We prayed. There were tears. And while there wasn’t much I could say to help them see their way forward, we parted ways with a little more hope quietly shining in a rainy corner of the world.
That’s really all we’re asked to do, you know. Give a little encouragement and BE the Love, BeLoved.
It was a seemingly random phone call as I sat waiting for my flight at the airport…
“Here’s what I know,” I said,
As I watched the criss-cross of people,
Hurrying here and there,
Carrying bags and talking on phones,
Rushing like there’s no tomorrow…
“We don’t know how much time we have,
So make every minute count.
Stay in the moment,
But think about how you act today
Will impact tomorrow.”
“Oh…” I said, “Your loves.
“But how will I know if I did the right thing?”
I sat for a while,
And rocked back and forth.
The smell of fresh pretzels
And the sound of wheelie bags overwhelmed my senses.
“I think it’s simple things,” I said. “Whether you built a bridge or burned it
Whether you showed love or indifference,
Whether you showed grace or sat in judgement,
Whether you left people feeling welcomed in,
Or shoved out.”
“Those aren’t simple things.”
“No… they aren’t. But they are everything.”
It was just a random phone call.
But it turned out to be prophetic.
God, help me hear and respond with love to every call…
It’s wonderful to be back here with you. The last time I subbed for Pastor Dee, many of you were on a bus headed to Baltimore for the General Synod meetings. I am delighted to be giving Dee some well-deserved rest, and I want to commend you on giving your pastor a lengthy time of renewal.
This morning, I want to wander with you in the first chapter of Ephesians. Now, as Biblical scholars love to do, there has been discussion and disagreement over the years as to whether or not Paul actually wrote Ephesians. Was it written by a scribe who took liberties with Paul’s dictation? Is it a restatement of Colossians? Is it from a student of Paul? Or is it from the latter period of Paul’s ministry, written for the struggles of the area surrounding Ephesus?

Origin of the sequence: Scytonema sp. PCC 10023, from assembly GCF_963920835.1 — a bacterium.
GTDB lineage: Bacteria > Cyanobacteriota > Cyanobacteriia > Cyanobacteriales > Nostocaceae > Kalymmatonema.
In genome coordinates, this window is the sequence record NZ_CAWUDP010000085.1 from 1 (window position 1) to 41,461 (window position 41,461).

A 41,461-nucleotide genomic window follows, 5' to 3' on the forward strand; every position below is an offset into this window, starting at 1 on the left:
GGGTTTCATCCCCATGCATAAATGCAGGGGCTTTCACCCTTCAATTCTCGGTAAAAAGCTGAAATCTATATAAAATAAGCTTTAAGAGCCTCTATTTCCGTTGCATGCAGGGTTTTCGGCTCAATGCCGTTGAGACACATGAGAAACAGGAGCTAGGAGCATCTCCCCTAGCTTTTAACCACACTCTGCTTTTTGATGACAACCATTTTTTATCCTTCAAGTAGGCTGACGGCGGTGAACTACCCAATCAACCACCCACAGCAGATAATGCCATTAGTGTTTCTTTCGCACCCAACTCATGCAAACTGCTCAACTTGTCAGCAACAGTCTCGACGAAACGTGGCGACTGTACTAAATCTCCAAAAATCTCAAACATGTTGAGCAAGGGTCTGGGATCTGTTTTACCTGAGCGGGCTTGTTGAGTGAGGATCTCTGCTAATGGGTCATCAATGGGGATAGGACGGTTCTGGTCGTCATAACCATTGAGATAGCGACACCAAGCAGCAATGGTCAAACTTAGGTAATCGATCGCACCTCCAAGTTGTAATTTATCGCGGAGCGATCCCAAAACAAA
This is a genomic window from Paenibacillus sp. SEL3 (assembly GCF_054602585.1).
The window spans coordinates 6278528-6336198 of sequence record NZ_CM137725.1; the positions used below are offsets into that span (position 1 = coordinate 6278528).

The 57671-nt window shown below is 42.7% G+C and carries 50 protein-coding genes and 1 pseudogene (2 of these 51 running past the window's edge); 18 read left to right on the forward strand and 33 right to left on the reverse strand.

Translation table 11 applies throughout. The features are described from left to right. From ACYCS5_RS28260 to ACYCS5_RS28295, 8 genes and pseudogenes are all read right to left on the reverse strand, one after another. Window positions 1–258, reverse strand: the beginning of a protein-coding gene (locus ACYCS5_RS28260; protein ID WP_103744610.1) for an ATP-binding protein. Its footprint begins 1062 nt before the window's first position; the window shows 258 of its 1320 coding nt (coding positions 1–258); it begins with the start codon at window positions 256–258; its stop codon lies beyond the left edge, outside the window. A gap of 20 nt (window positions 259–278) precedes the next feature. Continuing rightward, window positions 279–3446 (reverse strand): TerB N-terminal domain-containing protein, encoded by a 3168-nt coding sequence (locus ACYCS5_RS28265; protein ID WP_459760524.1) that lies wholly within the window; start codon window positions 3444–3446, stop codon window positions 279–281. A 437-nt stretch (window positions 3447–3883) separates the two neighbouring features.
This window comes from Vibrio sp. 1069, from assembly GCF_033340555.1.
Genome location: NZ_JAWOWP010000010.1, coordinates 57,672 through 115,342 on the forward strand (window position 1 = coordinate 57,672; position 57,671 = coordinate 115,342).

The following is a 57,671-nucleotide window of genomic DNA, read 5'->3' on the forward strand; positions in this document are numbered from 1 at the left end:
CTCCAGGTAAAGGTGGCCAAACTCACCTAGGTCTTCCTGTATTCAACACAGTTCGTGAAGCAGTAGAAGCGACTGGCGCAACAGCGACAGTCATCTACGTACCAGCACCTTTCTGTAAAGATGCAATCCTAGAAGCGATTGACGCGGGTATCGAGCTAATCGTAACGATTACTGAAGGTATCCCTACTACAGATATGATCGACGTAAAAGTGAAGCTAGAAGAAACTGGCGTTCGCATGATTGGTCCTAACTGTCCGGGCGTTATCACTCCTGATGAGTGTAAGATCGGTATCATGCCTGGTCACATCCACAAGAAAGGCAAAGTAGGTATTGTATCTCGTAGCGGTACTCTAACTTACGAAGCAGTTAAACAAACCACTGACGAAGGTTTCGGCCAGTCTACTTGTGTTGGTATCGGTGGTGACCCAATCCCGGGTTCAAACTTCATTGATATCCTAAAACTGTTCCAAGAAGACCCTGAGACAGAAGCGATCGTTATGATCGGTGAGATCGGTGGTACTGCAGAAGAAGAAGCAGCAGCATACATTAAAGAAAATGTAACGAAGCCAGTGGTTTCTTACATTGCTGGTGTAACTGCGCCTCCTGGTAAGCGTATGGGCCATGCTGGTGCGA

Honestly? I will let wiser heads than mine go argue about that. What is clear is that this book contains wisdom that the First Century Church needed. Its central message is of unity: one calling. One baptism. One household of faith. The earlier patriarchs decided that Ephesians was part of the written Canon and adopted it. Paul/or the author that only God knows wrote it. I think I’ll land there.
In just eleven verses, however, the writer unpacks some heavy-duty theology! He touches on predestination, creation, atonement and redemption: all those “churchy words” that would take a week to unpack and properly understand. The text declares our place in the Kin-dom of God as “God’s own people.” Oh… and just to make it “fun” for those of us who had to study Koine Greek, he does all that in one extremely long run-on sentence.
But I want to focus on these verses because it focuses on the “big picture” of the “kin-dom” of God. The “kin-dom.” Not the kingdom. You may have heard it before… But if you aren’t familiar with it… it is a word that describes the relational nature of God, the way that the Divine adopts, loves and relates to us. We are adopted Kin! This expression works for the central theme of unity, rather than a top-down, power-heavy structure in “kingdom.” Kin-dom has been in public discourse for many years, but appears earliest in the work of mujerista theologian Ada Maria Isasi-Diaz and also the writing of Sister Georgene Wilson, a Franciscan nun.
A wise woman I know, Dr. Reta Halteman Finger, suggests that “The Kin-dom of God is a radical political statement. It is Jesus’ alternative to the Roman Empire. It is asking God to set up God’s reign on earth instead of the martial, stratified, and repressive reign of Caesar.” Instead of a top-down, authoritarian government that humans like to set up, there is a sense of communal responsibility and commitment to one another. That’s the kindom! And Paul, teaching this radical re-ordering of government, just might have upset Caesar’s priorities!